Is there a way that people don’t have to go to court? The court process involves a long, protracted, legal and expensive process that could go any way. It could be in favour of the plaintiff or defendant.
Chief Justice Martha Koome has recently been campaigning for alternative dispute resolution (ADR). She has been encouraging Kenyans to embrace the current options that exist in terms of ADR. This helps reduce the daunting backlog of cases in court. It also ensures that disputes are settled in a timely and expeditious manner.
I once interviewed Mr. James Mangerere, an accredited mediator who has been in the field for 24 years. He conceded that the exhausting court process led him to go into mediation.
He said that he watched how emotionally traumatizing the court process was for his clients and he decided to look for alternative dispute resolutions.
The good news is that you don’t have to always go to court. There are alternative methods that conflicting parties can resolve their disputes and come to an amicable solution. This is a summary of ADR and the various forms that exist.
What is Alternative dispute resolution?
Odhiambo Jerameel Kevins Owuor wrote a paper on ADR. He defined it as all forms of dispute resolution other than litigation or adjudication through the courts. ADR provides an opportunity to resolve disputes and conflicts through the utilization of a process that is customized to fit a specific dispute or conflict.
In simple terms, New York Courts defined it as alternative ways that people can resolve conflict without going to trial.
The Constitution of Kenya 2010 in Article 159 makes provisions for alternative dispute resolution. It provides that;
1)In exercising judicial authority, the courts and tribunals shall be guided by the following principles (c)alternative forms of dispute resolution including reconciliation, mediation, arbitration and traditional dispute resolution mechanisms shall be promoted, subject to clause(3)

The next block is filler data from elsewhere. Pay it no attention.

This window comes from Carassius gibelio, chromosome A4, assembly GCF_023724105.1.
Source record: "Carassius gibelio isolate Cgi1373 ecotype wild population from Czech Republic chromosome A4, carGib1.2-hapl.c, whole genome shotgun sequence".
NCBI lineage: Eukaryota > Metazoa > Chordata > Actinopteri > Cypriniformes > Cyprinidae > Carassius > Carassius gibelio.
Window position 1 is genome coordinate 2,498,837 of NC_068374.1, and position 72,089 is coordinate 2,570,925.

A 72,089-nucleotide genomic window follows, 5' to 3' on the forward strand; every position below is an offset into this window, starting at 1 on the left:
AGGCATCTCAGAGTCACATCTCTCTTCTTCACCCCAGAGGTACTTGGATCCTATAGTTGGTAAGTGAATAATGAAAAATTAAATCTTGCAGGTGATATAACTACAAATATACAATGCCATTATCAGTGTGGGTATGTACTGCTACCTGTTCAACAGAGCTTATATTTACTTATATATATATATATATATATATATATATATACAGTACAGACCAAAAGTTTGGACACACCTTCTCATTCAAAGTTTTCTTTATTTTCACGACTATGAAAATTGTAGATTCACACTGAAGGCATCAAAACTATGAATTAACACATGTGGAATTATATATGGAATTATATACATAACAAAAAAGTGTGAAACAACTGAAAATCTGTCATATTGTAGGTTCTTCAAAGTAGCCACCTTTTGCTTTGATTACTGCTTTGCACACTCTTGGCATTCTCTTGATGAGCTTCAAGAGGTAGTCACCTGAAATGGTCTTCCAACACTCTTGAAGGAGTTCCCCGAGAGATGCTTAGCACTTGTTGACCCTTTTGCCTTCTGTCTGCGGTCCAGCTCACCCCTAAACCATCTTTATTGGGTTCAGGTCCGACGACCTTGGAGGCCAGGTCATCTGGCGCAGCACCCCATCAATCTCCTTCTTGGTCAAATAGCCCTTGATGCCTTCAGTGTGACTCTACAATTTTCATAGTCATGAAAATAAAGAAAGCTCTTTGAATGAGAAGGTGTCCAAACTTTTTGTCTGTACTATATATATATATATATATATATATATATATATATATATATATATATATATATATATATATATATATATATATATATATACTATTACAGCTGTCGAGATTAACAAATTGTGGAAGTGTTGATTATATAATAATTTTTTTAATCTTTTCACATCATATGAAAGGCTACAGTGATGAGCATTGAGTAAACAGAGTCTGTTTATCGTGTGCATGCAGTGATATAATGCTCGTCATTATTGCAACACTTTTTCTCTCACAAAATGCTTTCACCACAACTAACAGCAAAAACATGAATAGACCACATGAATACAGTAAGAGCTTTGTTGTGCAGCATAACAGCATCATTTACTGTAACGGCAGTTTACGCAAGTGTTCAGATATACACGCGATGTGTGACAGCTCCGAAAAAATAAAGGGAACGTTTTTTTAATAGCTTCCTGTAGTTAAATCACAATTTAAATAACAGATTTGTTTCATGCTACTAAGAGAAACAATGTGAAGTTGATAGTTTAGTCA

(3)Traditional dispute resolution mechanisms shall not be used in a way that -(a) contravenes the Bill of Rights (b)is repugnant to justice and morality or results in outcomes that are repugnant to justice or morality; or (c)is inconsistent with this Constitution or any written law
Forms of ADR in Kenya
This is the process where warring parties sit before a private judge who is called an arbitrator. The arbitrator assesses both cases and gives a verdict that is referred to as an award. These parties have to accept and rely on the arbitrator’s decision as the final settlement. However, if one party is not satisfied they can go to court.
Unlike arbitration, a mediator guides conflicting parties to come to a mutually acceptable resolution. The mediator doesn’t make the decision but instead leaves the parties to settle the dispute themselves. The work of a mediator, therefore, involves assisting with communication and eliminating the barriers that could prevent dispute resolution. Mediation can be applied in succession battles, with business partners, neighbours and other situations.
It’s an informal, voluntary, confidential and interest-based process where parties seek to resolve their dispute through the help of a conciliator. A conciliator is a neutral third party who provides the rivals with a non-binding settlement proposal. A mediator, in contrast, doesn’t make any proposal because the parties do it for themselves.
In conciliation, the parties are allowed to define the time, structure and content of the conciliation process.
Advantages of ADR
- Time effective
- Cost efficient
- Preserves the relationship of disputing parties
- Gives the parties more control over the process
Disadvantages of ADR
- The decisions are final and can’t be appealed.
- The award you get may not be worth what you deserve.
- You have to pay fees for the neutral third party.
[Featured image: Kariuki Muigua and Company Advocates]